The extent of climate change’s impact isn’t even just the ice caps melting, or causing increased acidity to the oceans, it has the potential to infiltrate into every single element of life that you and I enjoy, such as doing the gardening, eating chocolate and drinking tea!

Just take tea as an example. First thing in the morning we all enjoy waking up to that pot of freshly brewed tea. But what if tea begins to deplete in supply? Just consider the impact of rising temperatures on the production of your favourite tea. Global warming threatens the microclimate in the hills of Asia that produces so much of the tea that we love, and with it, this threatens the livelihoods of the millions of farmers whose lives depend on the production of our daily cup of tea. To read the full article, visit: http://www.bbc.co.uk/news/science-environment-26754121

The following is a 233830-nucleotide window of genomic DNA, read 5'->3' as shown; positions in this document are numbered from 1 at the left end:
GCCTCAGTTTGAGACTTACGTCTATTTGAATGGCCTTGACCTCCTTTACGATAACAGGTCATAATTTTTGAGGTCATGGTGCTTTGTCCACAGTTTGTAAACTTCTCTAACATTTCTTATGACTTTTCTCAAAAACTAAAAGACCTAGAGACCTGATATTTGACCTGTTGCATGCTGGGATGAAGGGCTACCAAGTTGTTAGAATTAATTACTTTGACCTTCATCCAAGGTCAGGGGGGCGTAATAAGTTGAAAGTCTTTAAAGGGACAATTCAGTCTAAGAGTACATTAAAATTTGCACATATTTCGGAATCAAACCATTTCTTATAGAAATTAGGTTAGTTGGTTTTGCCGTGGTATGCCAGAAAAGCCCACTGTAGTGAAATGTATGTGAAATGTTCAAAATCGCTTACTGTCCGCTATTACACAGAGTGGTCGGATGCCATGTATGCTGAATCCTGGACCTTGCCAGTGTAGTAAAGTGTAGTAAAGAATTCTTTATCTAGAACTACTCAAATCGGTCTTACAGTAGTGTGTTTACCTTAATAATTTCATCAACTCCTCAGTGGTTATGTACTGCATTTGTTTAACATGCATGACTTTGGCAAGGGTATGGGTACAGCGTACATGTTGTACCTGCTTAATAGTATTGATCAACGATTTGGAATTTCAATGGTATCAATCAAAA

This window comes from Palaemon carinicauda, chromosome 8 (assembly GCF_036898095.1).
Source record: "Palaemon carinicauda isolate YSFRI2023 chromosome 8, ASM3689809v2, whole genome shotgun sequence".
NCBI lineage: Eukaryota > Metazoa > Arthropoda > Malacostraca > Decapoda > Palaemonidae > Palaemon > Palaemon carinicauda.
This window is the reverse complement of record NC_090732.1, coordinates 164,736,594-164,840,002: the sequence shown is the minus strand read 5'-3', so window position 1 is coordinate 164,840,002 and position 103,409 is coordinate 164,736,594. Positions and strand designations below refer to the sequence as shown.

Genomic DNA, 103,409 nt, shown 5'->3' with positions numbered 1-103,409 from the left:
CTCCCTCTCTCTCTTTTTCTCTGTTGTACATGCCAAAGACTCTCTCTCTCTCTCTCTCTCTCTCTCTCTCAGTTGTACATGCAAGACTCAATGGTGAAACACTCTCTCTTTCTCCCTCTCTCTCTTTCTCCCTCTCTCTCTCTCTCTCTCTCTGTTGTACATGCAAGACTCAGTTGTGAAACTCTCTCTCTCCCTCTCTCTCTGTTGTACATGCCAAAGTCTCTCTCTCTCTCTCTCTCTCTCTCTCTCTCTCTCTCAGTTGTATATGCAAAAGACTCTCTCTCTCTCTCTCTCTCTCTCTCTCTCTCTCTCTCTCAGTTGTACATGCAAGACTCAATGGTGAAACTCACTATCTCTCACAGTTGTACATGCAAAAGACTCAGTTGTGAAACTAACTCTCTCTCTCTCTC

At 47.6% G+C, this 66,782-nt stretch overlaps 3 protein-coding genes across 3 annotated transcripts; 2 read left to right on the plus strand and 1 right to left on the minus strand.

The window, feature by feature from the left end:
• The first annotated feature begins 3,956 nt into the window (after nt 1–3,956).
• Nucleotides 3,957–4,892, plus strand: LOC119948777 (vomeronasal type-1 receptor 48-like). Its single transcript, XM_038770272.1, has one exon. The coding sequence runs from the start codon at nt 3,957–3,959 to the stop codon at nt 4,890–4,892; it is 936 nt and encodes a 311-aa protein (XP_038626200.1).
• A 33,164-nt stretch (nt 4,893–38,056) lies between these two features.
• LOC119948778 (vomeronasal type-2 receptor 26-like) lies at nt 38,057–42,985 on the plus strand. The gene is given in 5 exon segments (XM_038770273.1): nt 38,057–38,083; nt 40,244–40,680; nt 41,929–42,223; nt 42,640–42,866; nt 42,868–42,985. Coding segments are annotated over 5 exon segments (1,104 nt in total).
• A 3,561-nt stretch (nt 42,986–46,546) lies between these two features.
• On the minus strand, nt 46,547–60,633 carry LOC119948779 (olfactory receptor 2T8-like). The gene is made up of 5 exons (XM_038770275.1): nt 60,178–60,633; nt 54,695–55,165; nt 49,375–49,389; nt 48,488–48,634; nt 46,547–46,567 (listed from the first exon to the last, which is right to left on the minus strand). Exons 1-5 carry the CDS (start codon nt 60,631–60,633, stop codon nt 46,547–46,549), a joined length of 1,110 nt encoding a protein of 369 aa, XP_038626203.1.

I hope that others will see the importance of this issue and #ShowtheLove for nature, for the oceans, for farmers and for our cups of tea!

As a member of the Climate Coalition, PECT is looking to show its support for the ‘Show the Love’ campaign this February. The aim is to join forces to take action against climate change and show the love for the things that could be lost to the impact of climate change such as nature and wildlife.

We are looking for members of the community to join our Forest for Peterborough Tree Planting Day to show your love for the local environment. Join us on Saturday 11th February, drop-in between 10.30am-4.30pm, last arrivals at 2.30pm, at Werrington Open Space (parking and access via 51-58 Baron Court, PE4 7ZE.)
Make sure you register your attendance via simon.belham@pect.org.uk or via 07715372432.

Michaela Anthony is the Digital Marketing Apprentice at PECT.